Leading African science academies contend in a report released today in Ghana that scaling up affordable medical interventions such as immunizations by 20% could save the lives of about
189,000 770,000 children and young mothers each year in nine countries in sub-Saharan Africa.
The region now accounts for more than half of the world's child and maternal deaths every year—about 13,000 deaths a day, with about 1.2 million African babies perishing before they reach 1 month and 3.1 million dying before age 5. Analyzing the data using a software modeling tool, the report estimates that fully implementing well-known medical interventions—including immunizations, insecticide-treated bed nets, and better obstetric equipment—could save nearly 4 million lives a year.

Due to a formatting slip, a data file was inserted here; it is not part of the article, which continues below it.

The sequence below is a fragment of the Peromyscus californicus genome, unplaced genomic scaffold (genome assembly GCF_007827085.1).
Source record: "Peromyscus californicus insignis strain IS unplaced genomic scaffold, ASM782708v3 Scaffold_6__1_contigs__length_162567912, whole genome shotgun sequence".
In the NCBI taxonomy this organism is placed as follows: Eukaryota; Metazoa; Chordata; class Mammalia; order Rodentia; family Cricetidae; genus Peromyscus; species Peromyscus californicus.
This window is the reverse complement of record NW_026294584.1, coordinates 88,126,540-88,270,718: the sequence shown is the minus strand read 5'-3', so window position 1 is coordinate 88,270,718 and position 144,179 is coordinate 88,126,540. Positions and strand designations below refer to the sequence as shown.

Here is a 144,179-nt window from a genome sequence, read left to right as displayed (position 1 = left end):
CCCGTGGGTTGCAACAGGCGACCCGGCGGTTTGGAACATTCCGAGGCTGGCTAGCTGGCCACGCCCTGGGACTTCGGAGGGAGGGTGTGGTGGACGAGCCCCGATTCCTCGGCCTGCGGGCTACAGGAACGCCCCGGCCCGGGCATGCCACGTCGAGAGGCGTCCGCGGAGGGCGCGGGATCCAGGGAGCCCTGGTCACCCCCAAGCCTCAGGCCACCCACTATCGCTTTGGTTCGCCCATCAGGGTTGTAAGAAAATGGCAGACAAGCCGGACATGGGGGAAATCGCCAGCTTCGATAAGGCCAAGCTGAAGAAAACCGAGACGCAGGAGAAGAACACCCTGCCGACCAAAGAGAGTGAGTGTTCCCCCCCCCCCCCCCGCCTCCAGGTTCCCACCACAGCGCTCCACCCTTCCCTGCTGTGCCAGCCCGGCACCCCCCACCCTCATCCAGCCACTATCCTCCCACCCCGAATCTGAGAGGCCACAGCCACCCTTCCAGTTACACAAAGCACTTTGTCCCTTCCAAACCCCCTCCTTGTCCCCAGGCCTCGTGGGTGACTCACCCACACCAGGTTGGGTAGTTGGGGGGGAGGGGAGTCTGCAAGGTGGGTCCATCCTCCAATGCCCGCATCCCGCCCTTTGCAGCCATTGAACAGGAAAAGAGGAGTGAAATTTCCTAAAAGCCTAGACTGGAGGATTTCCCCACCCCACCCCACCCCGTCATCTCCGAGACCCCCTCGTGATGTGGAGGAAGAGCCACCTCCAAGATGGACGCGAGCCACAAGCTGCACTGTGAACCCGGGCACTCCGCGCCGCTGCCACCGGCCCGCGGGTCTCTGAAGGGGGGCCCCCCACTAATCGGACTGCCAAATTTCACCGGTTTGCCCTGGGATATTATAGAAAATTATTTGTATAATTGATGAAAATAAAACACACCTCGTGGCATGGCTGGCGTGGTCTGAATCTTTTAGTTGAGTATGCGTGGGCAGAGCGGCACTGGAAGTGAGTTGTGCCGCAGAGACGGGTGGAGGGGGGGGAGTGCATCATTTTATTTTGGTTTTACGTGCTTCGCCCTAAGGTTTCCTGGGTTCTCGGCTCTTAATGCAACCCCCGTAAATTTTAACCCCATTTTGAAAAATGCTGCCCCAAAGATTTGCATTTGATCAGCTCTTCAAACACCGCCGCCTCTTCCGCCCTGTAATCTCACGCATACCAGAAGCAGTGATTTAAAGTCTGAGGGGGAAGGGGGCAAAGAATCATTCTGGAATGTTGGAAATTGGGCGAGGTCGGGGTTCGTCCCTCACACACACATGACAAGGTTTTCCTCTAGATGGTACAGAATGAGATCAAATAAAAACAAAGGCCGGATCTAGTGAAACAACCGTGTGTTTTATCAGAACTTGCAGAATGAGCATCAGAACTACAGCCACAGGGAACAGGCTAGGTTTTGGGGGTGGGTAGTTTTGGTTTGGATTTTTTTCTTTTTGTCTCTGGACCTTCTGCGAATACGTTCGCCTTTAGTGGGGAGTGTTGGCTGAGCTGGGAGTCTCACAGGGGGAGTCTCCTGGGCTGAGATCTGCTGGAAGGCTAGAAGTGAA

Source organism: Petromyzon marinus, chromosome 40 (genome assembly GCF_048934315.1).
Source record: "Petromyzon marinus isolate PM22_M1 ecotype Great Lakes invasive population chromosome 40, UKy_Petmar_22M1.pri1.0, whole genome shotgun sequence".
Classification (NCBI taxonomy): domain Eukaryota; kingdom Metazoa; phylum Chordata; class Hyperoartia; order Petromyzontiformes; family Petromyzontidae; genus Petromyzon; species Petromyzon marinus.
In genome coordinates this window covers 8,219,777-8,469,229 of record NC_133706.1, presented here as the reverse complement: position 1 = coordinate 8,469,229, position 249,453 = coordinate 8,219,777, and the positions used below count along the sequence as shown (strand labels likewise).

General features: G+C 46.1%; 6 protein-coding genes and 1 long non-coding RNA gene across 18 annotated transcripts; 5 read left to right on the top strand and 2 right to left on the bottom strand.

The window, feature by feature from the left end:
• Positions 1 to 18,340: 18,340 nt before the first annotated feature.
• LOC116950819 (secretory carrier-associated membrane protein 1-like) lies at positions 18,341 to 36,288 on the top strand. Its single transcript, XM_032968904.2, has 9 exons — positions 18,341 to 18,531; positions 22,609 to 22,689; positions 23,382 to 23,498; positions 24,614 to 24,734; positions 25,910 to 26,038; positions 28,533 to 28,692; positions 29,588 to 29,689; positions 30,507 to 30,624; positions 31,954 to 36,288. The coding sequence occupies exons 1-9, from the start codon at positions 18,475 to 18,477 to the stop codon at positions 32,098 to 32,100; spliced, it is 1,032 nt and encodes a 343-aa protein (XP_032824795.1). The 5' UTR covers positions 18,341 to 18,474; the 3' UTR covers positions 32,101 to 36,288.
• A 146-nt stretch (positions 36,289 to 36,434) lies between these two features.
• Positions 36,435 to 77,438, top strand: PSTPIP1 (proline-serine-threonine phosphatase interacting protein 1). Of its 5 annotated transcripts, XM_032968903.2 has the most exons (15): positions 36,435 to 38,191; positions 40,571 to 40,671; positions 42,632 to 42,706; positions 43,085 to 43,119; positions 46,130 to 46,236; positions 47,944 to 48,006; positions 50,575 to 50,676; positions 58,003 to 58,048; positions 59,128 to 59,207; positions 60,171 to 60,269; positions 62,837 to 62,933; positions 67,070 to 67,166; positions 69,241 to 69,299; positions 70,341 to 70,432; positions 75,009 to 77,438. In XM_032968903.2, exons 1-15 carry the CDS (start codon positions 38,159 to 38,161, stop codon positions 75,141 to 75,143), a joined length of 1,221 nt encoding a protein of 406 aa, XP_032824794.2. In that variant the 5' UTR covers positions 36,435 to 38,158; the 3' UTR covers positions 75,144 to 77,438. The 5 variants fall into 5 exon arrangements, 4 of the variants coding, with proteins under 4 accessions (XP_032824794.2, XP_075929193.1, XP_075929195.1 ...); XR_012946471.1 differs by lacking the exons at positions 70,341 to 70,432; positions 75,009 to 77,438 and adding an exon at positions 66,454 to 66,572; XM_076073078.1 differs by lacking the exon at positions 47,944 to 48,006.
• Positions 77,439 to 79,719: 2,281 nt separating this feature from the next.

The report by seven academies involved in the African Science Academy Development Initiative—a project funded by the Bill and Melinda Gates Foundation and administered by the U.S. National Academies to strengthen African academies—was released at the initiative’s fifth annual meeting in Accra, Ghana. It concludes that “many African governments are currently under-utilising existing scientific knowledge to save lives.”